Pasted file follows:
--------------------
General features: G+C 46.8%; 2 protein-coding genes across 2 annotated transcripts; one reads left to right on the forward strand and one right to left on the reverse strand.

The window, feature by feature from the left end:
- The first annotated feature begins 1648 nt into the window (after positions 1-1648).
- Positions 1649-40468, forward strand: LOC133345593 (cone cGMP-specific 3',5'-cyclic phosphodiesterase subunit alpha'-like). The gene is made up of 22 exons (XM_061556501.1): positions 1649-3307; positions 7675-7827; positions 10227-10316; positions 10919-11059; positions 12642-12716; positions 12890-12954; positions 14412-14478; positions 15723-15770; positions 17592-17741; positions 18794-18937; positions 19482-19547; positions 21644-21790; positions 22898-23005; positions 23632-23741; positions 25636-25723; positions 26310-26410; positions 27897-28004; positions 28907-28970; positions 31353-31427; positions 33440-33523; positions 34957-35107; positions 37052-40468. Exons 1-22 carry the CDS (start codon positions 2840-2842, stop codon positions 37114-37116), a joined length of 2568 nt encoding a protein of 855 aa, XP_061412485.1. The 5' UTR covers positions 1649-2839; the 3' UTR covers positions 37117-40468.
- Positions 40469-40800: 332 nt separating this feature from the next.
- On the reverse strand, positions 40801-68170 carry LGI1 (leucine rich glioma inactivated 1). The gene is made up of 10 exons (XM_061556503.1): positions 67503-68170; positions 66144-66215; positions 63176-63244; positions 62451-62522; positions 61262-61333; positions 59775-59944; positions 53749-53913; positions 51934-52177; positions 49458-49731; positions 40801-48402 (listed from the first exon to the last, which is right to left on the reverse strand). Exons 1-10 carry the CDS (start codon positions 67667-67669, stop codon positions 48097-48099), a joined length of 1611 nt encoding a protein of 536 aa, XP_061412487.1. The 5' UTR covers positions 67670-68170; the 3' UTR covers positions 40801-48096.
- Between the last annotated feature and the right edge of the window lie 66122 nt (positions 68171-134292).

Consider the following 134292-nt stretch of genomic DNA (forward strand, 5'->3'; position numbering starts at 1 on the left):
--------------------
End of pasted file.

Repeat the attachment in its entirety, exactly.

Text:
General features: G+C 46.8%; 2 protein-coding genes across 2 annotated transcripts; one reads left to right on the forward strand and one right to left on the reverse strand.

The window, feature by feature from the left end:
- The first annotated feature begins 1648 nt into the window (after positions 1-1648).
- Positions 1649-40468, forward strand: LOC133345593 (cone cGMP-specific 3',5'-cyclic phosphodiesterase subunit alpha'-like). The gene is made up of 22 exons (XM_061556501.1): positions 1649-3307; positions 7675-7827; positions 10227-10316; positions 10919-11059; positions 12642-12716; positions 12890-12954; positions 14412-14478; positions 15723-15770; positions 17592-17741; positions 18794-18937; positions 19482-19547; positions 21644-21790; positions 22898-23005; positions 23632-23741; positions 25636-25723; positions 26310-26410; positions 27897-28004; positions 28907-28970; positions 31353-31427; positions 33440-33523; positions 34957-35107; positions 37052-40468. Exons 1-22 carry the CDS (start codon positions 2840-2842, stop codon positions 37114-37116), a joined length of 2568 nt encoding a protein of 855 aa, XP_061412485.1. The 5' UTR covers positions 1649-2839; the 3' UTR covers positions 37117-40468.
- Positions 40469-40800: 332 nt separating this feature from the next.
- On the reverse strand, positions 40801-68170 carry LGI1 (leucine rich glioma inactivated 1). The gene is made up of 10 exons (XM_061556503.1): positions 67503-68170; positions 66144-66215; positions 63176-63244; positions 62451-62522; positions 61262-61333; positions 59775-59944; positions 53749-53913; positions 51934-52177; positions 49458-49731; positions 40801-48402 (listed from the first exon to the last, which is right to left on the reverse strand). Exons 1-10 carry the CDS (start codon positions 67667-67669, stop codon positions 48097-48099), a joined length of 1611 nt encoding a protein of 536 aa, XP_061412487.1. The 5' UTR covers positions 67670-68170; the 3' UTR covers positions 40801-48096.
- Between the last annotated feature and the right edge of the window lie 66122 nt (positions 68171-134292).

Consider the following 134292-nt stretch of genomic DNA (forward strand, 5'->3'; position numbering starts at 1 on the left):